Udaipur: Of love, loyalty and treachery

One of my favourite Hindi couplets, which I learnt in school went like this:

“Aage nadiya pari apaar, ghora kaise utre paar

Raana ne socha is paar, tab tak chetak tha uss paar”*

And, in my mind, I would picture this:

A brave warrior mounted on a crippled horse, fleeing for his life,

He reaches a raging river; as the enemy forces close in on him

Thoughts of death crowd his mind as he looks upon the impossible distance to safety

But suddenly, his adversaries are helplessly staring at him from afar

He looks down, to find his faithful steed, crumpled on the ground

Its blue-tinged coat, now dark red

And sees the glow of devotion in its eyes, before they close forever. **


In truth, the “boundless river” may have been more like a small brook, and the Maharana actually owed his life to the sacrifices of many others, in addition to his horse.

But then, why let these details get in the way of a good poem?


Let’s take a step back, for a brief lesson in history.

Maharana Pratap Singh was a ruler from the Sisodia clan of Rajputs, and the son of Maharana Udai Singh of Mewar.

Udai Singh had founded Udaipur as the new capital of his kingdom in 1559, after the Mughal emperor, Akbar, conquered Chittor.

Pratap Singh resolutely refused to accept the vassalage of the Mughals (considering them “foreigners”), even as other Rajput rulers (and even his own brothers) switched allegiance to the increasingly powerful empire.

Folklore has it that during the famous battle of Haldighati in 1576; faced with imminent defeat at the hands of a Mughal army that far outnumbered their own, Maharana Pratap Singh’s lieutenants convinced him to flee the battlefield. His trusted horse, Chetak, was badly injured during the fighting, but carried his master to safety, before collapsing to his death.

After the defeat in the battle of Haldighati, he organized another attack and managed to claim back much of Mewar from the Mughals in the battle of Dewar.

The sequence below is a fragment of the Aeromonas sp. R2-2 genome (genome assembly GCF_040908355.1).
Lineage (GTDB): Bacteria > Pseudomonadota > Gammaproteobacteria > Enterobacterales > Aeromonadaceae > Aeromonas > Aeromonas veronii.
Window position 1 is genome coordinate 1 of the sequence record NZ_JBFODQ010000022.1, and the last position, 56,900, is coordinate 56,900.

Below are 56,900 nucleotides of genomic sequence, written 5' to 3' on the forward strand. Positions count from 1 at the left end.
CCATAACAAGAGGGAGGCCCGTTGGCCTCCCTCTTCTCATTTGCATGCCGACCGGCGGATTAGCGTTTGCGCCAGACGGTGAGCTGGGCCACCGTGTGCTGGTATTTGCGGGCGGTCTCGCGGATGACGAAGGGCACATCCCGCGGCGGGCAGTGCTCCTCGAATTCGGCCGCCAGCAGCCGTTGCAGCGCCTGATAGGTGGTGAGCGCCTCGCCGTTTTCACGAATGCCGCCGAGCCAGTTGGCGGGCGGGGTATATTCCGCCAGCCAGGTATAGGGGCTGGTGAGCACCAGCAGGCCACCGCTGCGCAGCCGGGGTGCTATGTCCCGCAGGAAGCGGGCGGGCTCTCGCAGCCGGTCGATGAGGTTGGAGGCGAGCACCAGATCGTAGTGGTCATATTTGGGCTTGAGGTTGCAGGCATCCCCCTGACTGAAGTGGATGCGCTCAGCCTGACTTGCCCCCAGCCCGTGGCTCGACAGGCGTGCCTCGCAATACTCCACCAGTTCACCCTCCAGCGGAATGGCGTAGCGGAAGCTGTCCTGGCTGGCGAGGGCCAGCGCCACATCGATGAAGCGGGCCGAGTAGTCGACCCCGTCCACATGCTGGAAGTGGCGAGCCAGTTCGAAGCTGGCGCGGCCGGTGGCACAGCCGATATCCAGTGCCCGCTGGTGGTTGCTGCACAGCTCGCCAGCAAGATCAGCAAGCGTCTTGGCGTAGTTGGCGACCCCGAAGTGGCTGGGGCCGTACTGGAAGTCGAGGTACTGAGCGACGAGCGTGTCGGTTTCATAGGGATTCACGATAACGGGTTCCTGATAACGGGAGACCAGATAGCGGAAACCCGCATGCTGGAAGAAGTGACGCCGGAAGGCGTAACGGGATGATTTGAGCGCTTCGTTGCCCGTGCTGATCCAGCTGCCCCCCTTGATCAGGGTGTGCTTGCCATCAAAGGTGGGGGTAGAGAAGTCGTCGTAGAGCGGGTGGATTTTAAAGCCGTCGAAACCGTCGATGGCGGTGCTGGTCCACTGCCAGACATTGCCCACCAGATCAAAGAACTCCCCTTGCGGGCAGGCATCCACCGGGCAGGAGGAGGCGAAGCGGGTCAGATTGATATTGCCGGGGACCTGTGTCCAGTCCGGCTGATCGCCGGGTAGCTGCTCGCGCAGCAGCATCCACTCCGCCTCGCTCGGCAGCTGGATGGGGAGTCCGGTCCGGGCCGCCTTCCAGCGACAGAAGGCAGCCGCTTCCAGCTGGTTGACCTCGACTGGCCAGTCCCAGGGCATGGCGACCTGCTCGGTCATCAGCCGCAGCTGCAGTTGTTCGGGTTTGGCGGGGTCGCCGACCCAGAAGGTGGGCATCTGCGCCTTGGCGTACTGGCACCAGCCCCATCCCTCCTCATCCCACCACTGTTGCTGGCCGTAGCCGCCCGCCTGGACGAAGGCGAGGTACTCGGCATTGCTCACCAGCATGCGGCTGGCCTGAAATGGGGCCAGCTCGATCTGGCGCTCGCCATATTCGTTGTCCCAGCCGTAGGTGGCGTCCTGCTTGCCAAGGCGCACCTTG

It is said that on his deathbed, Maharana Pratap asked his son, Amar Singh to avow to remain independent from the Mughals.

Ironically, Amar Singh accepted conditional suzerainty of the Mughals, soon after his father’s death.

Mewar eventually became a princely state of India under the British in 1818, even siding with the British during the Rebellion of 1857.

Post-independence, the state acceded to India.

To date, the royal family of Mewar continues to reside in the City Palace, which was built over 400 years by more than 20 generations of their ancestors.  The head of their family (though who that is, is currently disputed) is still considered the symbolic ruler of Udaipur.


The gallantry of a patriotic father brought to nought by the cowardice of his son… or the delusions of an egomaniacal ruler, quietly discarded by his pragmatic successors?

However you may choose to see the course of its history, one thing is for certain – Udaipur is an absolutely charming place.

There is a romance in the russet Aravallis that form a beguiling backdrop to the city;

In the serene waters of its lakes that light up with different multi-colored reflections depending on time of day;

In the grandeur of its palaces where you can re-live the bygone era of opulence;

And of course, in the legendary story of devotion between a man and his mount, evidences of which abound throughout the city.

* A rough literal translation of the couplet is – “ A boundless river lies ahead, how will my horse cross over? While the Raana was thinking about this, Chetak had already reached the other side!”

** You could blame it on my fairy-tale nourished and Bollywood-fed imagination 🙂

*** Statue of Maharan Signh & Chetak – Photo Credit:  By Ankur P (originally posted to Flickr as IMG_2067) [CC BY-SA 2.0 (http://creativecommons.org/licenses/by-sa/2.0)%5D, via Wikimedia Commons